The decision to postpone the Presidential elections in Senegal was well received by the former ruling Democratic Party whose presidential candidate is Karim Wade
Wade’s supporters were seen celebrating the postponement of the February 25 presidential election by President Macky Sall.
The decision follows, among other things, the dispute between their candidate and the Constitutional Council, accused of corruption by the former ruling party.
“We magnify this decision because it is a decision that renders justice. We magnify this decision by the President of the Republic to postpone the elections, because we could not organize these elections without brother Abdou Karim Meïssa Wade, who is the only viable, reliable alternative for the emergence of this country,” said Franck Daddy Diatta, a youth leader of Jeunesse Liberale.
Several opposition figures rejected President Macky Sall’s decision to postpone the election, with at least two of the 20 presidential candidates saying they would proceed with their campaign scheduled to kick off on Sunday.
Sall’s tenure is scheduled to end on April 2. Senegal’s electoral code requires 80 days’ notice of an election, meaning the earliest a new vote could take place is the last week of April.
“I am launching my electoral campaign tomorrow, in Dakar, with the candidates who have chosen to defend the Constitution,” former minister and opposition candidate Thierno Alassane Sall said Saturday in a post on social media platform X.
Former mayor of the capital of Dakar Khalifa Sall also asked the citizens to “come together to save our democracy” while another opposition candidate, Déthié Fall, said, “We will start our campaign and we call on all candidates to do the same.”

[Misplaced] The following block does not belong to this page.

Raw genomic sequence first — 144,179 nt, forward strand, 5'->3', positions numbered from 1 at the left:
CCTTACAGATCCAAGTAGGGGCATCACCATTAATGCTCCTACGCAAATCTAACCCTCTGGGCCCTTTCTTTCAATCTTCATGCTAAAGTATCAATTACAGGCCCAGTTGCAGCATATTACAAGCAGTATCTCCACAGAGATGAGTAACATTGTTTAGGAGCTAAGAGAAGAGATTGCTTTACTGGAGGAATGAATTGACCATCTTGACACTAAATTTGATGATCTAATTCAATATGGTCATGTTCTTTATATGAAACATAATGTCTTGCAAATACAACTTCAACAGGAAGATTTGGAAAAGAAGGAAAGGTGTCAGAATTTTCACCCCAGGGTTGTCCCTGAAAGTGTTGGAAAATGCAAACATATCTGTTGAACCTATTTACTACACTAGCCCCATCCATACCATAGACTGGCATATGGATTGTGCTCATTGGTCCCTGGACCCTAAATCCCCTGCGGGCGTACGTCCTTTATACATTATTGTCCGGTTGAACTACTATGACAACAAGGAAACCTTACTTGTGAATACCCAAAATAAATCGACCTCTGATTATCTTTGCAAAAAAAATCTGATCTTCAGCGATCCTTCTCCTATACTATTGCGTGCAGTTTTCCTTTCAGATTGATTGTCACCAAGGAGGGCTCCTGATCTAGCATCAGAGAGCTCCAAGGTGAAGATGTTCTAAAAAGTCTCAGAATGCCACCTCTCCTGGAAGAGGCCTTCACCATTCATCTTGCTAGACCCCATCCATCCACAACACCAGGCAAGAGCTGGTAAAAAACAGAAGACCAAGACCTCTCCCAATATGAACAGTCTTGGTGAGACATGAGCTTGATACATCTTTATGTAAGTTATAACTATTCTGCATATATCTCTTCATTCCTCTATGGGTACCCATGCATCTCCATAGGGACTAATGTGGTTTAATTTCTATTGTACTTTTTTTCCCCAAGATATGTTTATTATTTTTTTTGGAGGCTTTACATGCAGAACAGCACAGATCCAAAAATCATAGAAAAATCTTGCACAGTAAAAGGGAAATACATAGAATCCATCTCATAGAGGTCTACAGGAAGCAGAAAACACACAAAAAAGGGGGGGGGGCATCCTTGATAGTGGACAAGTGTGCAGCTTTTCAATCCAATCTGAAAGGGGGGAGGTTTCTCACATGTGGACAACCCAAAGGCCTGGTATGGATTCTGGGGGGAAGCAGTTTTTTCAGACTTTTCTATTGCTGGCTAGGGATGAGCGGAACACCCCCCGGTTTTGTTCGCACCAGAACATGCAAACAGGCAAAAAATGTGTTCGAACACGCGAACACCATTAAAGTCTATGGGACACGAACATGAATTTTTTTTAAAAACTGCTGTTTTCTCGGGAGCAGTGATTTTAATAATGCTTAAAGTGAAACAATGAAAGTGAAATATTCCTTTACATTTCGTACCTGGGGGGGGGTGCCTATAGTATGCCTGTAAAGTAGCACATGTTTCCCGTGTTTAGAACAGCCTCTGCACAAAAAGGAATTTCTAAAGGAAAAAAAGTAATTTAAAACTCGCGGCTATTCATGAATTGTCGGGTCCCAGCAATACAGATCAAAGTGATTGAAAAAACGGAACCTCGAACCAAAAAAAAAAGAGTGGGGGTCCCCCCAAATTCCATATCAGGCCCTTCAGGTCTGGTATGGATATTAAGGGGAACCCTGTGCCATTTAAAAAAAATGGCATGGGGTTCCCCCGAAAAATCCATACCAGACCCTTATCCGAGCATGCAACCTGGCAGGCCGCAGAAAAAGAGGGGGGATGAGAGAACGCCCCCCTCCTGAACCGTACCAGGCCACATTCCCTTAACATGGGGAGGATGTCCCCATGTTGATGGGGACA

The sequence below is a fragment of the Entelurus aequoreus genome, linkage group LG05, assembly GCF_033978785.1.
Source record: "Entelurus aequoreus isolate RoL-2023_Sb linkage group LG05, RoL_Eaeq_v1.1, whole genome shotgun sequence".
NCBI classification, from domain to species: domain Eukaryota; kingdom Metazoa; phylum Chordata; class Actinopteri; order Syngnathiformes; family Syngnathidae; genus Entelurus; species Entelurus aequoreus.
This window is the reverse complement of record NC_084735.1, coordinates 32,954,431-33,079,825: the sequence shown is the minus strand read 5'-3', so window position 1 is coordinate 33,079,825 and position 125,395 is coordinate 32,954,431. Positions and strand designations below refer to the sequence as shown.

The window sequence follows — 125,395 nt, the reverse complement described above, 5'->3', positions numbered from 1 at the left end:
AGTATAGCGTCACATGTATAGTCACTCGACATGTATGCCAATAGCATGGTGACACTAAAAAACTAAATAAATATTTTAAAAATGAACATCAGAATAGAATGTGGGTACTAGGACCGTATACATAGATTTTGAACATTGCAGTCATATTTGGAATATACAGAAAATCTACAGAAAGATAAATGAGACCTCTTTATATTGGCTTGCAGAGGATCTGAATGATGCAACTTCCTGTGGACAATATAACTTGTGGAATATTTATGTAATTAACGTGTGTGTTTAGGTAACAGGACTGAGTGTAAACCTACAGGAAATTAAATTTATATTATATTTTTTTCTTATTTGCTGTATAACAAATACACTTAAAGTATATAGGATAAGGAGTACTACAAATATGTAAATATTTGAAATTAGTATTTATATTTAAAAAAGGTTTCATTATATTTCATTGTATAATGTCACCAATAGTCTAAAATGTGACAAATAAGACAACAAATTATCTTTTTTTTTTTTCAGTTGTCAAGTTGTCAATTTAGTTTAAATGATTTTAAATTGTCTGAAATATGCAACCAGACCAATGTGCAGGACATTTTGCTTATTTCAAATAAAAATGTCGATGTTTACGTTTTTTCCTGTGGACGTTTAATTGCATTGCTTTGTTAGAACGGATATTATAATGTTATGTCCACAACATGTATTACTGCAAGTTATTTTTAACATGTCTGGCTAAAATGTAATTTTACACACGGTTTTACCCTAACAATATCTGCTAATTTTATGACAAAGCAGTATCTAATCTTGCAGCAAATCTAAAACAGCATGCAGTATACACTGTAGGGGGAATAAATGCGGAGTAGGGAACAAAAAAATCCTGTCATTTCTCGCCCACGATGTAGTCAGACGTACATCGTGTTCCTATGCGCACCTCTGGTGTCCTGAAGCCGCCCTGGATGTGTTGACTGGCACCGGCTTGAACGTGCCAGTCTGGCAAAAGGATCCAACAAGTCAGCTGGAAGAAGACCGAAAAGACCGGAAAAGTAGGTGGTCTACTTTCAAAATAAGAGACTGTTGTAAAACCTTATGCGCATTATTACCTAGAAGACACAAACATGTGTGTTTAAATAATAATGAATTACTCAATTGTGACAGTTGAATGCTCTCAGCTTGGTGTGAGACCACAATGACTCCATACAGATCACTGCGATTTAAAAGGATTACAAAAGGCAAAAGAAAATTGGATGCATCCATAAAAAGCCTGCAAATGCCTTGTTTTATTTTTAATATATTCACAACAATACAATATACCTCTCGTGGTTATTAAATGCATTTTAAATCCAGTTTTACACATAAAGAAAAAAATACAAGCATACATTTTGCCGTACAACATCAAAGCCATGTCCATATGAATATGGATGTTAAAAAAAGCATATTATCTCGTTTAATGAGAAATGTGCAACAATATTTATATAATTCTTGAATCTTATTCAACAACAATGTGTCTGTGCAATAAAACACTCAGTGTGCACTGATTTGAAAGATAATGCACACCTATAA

There were no signs of unrest in Dakar on Sunday.
The U.S. Department of State noted Senegal’s “strong tradition of democracy and peaceful transitions of power” in a post on X, which urged “all participants in (the) electoral process to engage peacefully to swiftly set a new date and the conditions for a timely, free and fair election.”
In postponing the election, Sall cited a dispute between the judiciary and federal lawmakers over the disqualification process and the reported dual nationality of some qualified candidates.
His announcement followed a request to postpone the vote made by the opposition Senegalese Democratic Party, whose candidate Karim Wade was among those disqualified.
Wade had accused two judges of corruption in the disqualification process and said that postponing the vote would “make it possible to repair the damage suffered” by those disqualified.
West Africa’s regional bloc on Sunday called for dialogue to resolve the political crisis.
Senegalese politicians must “prioritize dialogue and collaboration for transparent, inclusive and credible elections,” the regional bloc known as ECOWAS said in a statement that called on authorities to “expedite the various processes to set a new date for the elections” after Saturday’s postponement.
Analysts say the crisis is putting one of Africa’s most stable democracies to the test at a time when the region is struggling with a recent surge in coups. Senegal has been embroiled in political tensions as a result of deadly clashes involving opposition supporters and the disqualification of two opposition leaders ahead of the crucial vote.